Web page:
Folksy Ltd

Just got asked what is bunting what is it used for

(Eileens Craft Studio) #1

via an American knitting forum I just got asked this question.

I thought everyone knew what bunting was and its function but I then realized it’s a very British concept.

It was used in the 1600’s by our navy the ‘Bunter’ would be responsible for making strings of smaller flags to run up when the ship needed to send a message to another ship of the line. We know all flags in in the navy have a different meaning.

It was then used as a way of decorating outside functions such as National Events and went from there.

I’m surprised to be asked the question as most countries now use bunting of some kind/design.

(Margaret Jackson) #2

I’m not too surprised, I’ve never seeing it used apart from National Events. I wouldn’t have any use for bunting personally, but maybe some people use it for birthdays? What kinds of events do people use bunting for?

(Sasha Garrett) #3

I use my bunting when I do the local open studio scheme as it makes it more obvious where people should be going. I also string it up around my gazebo at outdoor craft events to make it look prettier.

(Peonyandthistle) #4

We sell LOADS of bunting (not so much on Folksy but in our other shops…). People seem to call them garlands, banners, pennants in the US. Our customers use them for all sorts of occasions especially weddings, parties, baby showers, bridal showers, birthdays, graduations or to add a lovely touch to their home! Ooh and someone has just bought a couple of very large buntings to decorate their shop!

I have just spent the whole day making today’s bunting orders so I can vouch for the fact that they are really popular, even if they call them something different in the US…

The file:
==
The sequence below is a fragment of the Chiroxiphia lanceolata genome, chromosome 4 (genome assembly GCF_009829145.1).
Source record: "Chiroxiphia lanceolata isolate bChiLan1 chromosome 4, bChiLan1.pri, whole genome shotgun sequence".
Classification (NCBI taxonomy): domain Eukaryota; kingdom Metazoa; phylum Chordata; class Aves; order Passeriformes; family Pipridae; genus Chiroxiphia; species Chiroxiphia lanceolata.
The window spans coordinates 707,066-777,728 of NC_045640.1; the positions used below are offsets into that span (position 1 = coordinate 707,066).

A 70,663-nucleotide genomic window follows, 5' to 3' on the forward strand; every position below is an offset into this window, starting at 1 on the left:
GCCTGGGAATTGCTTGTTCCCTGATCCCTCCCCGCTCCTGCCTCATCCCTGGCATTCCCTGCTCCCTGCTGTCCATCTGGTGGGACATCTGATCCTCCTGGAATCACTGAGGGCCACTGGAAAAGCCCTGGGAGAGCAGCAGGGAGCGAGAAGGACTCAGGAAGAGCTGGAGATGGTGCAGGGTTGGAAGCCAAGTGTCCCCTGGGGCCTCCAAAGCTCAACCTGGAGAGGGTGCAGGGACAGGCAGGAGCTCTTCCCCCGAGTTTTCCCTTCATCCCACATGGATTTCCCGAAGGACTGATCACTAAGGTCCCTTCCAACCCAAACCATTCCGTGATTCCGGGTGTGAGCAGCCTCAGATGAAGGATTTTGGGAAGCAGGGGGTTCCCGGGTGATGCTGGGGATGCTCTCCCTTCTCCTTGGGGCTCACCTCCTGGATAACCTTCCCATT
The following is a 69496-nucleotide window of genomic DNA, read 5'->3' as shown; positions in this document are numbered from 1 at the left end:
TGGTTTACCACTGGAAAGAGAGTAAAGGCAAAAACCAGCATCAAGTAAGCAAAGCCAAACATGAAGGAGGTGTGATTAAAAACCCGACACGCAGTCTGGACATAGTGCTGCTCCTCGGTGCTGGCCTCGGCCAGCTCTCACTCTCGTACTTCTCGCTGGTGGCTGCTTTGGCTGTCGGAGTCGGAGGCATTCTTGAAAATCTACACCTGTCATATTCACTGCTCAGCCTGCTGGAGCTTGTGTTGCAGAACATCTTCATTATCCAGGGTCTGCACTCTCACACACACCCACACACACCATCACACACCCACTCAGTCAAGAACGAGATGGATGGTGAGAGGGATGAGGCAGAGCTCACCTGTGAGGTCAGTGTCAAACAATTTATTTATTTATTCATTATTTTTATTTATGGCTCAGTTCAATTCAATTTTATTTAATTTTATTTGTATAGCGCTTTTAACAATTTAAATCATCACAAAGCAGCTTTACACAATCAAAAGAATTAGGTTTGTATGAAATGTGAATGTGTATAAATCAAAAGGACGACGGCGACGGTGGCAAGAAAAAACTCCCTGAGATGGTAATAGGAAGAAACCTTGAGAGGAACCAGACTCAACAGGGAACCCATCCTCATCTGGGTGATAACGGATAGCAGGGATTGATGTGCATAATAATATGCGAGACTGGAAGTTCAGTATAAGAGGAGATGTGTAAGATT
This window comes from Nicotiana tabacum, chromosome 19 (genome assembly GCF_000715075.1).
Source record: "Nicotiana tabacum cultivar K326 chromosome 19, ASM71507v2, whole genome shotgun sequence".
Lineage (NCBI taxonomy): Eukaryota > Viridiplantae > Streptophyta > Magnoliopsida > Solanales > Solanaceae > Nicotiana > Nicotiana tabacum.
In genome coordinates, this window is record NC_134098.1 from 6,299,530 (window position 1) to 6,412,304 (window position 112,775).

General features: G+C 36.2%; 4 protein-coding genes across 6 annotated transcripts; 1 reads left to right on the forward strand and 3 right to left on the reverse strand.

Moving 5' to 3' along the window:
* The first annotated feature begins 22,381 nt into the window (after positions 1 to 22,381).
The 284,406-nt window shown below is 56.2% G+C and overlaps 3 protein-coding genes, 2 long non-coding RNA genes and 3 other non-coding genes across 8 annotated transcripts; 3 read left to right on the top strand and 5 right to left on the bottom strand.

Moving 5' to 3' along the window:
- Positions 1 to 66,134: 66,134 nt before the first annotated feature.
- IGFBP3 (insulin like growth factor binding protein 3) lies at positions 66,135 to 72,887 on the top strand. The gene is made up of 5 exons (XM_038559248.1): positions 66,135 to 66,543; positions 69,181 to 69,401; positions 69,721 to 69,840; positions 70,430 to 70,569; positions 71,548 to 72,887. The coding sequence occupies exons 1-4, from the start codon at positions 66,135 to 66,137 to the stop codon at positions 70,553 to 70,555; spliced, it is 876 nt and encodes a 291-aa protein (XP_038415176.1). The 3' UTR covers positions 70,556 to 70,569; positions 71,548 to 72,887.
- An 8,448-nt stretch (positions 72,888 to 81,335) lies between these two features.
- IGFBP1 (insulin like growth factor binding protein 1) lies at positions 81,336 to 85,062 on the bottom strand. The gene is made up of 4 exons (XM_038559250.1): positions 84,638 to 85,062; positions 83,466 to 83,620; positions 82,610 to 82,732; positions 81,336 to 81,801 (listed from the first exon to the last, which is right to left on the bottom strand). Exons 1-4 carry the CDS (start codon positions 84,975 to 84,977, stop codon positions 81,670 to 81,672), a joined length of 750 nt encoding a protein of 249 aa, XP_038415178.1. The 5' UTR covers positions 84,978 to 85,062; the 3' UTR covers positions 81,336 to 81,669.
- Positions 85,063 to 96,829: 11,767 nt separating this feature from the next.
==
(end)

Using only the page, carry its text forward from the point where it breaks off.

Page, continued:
(Eileens Craft Studio) #5

I’ve seen it used for fairs on stands at car shows, along sea fronts, and pier, village fetes, hanging across roads in towns at events strung from lamp post to lamp post or building to building, at garden parties, small out door plays, decorating halls holding parties all sorts of places and events.

I saw miles and miles of it along the Rhine in Germany for the Rhine in Flames Event.

(Eileens Craft Studio) #6

I’ve seen that but they are all the wrong name.

Garland is something that forms a circle bunting has ends to tie to another thing.

Banner is a one piece item a flag that requires two poles to carry it when it’s carried.

Pennants are what make up bunting they are the individual bits that hang down pennant or flags.

(Plumporridge) #7

I have sold lots of bunting in the past, not so much recently. I wonder if it would be useful to use the word pennants in listings as well then, if that’s a more common term in the USA.

(Eileens Craft Studio) #8

Thing is to most Americans a pennant is a one item thing a small flag like item that is hung on the wall given as a prize normally for a sporting achievement.
They also depict your Football, basket ball, or baseball team or education establishment.

(Jo Sara) #9